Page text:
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posted: 9/1/2014 1:01 AM

Energy company is making strides

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NRG Energy and its president, David Crane, recently decided, after being convinced by local Waukegan residents (over 3,000 petitions), community groups (15 or so) and government officials (city, county, state, federal) that they should "clean up their act" by installing "scrubbers" on their 80-year-old coal-fired power plant smokestacks.

Yay. That's a good thing.

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Less asthma-producing pollution from the Wisconsin border to Lake Forest. Not entirely eliminated, of course, just less pollution.

Of course, the people who live, work and play outside of these boundaries can still breathe easy. Adding a scrubber doesn't affect them. Inside the zone, breathing will still be difficult.

Since I live in Libertyville, but work a lot in Waukegan, I don't have to use my inhaler as much as before. Thank you.

What the local people wanted was to have the coal-fired power plant:

1) Retired (too much air/water/soil pollution). NRG Energy decided to delay the inevitable retirement (might as well burn buggy whips or whale oil instead of dirty coal). Boo.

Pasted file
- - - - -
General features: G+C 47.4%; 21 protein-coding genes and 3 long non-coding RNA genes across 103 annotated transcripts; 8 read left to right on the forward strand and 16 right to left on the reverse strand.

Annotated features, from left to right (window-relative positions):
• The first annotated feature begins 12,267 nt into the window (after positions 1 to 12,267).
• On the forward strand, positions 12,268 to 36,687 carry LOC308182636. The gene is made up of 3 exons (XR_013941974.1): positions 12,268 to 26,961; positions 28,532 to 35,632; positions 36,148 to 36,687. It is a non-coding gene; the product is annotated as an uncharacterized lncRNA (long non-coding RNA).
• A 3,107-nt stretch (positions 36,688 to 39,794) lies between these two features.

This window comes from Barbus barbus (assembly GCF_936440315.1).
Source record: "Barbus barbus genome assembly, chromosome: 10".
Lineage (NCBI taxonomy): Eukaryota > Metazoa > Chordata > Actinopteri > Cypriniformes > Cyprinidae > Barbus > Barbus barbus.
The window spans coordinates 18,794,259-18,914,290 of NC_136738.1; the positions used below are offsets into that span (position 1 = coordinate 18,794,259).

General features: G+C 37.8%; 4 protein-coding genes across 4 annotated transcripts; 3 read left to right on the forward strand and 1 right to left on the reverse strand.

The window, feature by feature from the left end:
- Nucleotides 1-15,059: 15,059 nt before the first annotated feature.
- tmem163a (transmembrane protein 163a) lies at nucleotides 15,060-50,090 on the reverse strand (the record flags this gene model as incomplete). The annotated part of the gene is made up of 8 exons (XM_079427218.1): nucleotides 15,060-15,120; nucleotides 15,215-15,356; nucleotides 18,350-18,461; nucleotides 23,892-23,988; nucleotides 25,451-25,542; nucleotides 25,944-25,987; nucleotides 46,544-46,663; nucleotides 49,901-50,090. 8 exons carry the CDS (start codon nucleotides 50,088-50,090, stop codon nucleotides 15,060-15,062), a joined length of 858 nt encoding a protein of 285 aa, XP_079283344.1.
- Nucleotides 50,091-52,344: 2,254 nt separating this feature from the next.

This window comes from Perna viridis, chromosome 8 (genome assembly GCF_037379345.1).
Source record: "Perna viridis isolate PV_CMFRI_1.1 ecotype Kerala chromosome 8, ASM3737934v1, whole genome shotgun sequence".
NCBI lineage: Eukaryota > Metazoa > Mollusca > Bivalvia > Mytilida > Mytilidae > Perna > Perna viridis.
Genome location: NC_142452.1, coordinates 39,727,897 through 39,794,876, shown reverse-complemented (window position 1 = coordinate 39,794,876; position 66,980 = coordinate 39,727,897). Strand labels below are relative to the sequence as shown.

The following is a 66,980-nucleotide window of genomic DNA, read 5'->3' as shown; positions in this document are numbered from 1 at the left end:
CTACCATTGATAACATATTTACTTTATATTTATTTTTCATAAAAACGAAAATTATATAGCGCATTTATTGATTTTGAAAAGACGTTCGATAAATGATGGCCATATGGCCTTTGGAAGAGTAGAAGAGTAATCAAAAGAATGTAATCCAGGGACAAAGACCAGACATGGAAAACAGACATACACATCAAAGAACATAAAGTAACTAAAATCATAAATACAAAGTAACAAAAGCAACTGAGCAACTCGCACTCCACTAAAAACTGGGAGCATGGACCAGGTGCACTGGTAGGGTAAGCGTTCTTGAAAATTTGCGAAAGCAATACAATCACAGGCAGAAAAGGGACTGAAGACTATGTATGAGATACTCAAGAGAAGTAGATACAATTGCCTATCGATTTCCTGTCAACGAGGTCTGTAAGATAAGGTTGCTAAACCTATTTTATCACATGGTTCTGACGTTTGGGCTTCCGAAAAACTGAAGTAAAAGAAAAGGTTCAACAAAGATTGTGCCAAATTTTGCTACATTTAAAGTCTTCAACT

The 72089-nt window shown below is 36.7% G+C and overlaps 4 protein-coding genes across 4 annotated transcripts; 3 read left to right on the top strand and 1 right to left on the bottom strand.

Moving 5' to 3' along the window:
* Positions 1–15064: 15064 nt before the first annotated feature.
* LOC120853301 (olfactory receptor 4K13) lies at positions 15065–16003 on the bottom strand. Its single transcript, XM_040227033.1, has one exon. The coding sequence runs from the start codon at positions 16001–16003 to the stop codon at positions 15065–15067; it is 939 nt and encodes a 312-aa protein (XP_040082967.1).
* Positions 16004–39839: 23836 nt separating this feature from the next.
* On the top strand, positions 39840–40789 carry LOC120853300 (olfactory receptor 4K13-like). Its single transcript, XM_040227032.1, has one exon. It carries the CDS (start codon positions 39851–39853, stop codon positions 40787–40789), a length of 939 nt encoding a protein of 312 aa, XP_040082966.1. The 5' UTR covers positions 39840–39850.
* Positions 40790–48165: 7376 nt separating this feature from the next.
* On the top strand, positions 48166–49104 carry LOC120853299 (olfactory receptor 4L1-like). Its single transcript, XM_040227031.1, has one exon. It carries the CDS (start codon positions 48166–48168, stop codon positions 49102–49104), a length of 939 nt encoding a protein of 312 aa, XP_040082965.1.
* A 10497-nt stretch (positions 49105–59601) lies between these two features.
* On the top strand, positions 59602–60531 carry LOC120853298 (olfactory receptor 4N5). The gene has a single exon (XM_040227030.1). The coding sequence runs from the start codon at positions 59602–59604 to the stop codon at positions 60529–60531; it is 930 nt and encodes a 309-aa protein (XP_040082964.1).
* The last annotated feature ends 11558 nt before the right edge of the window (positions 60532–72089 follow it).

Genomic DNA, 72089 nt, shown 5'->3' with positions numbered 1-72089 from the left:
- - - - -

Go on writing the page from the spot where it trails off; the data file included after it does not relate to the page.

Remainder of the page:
2) Redeveloped into a clean site. NRG Energy decided to do nothing about cleaning up their coal ash toxic wasteland (a few hundred feet from Lake Michigan). Boo.

The people also hoped to see job retraining of their IBEW electrical workers into forward-thinking industries (like building solar arrays). NRG Energy decided, I am told, to actually retrain some of their workers to learn about solar and wind renewable energy production. Thank you.

NRG Energy has also decided to invest $3 million for a solar energy project of some kind in Waukegan. Thank you.

The company is nationally known for their renewable energy innovations. So, why didn't they create innovation in Waukegan? I'd like to know.

Joseph Dubaniewicz

Libertyville

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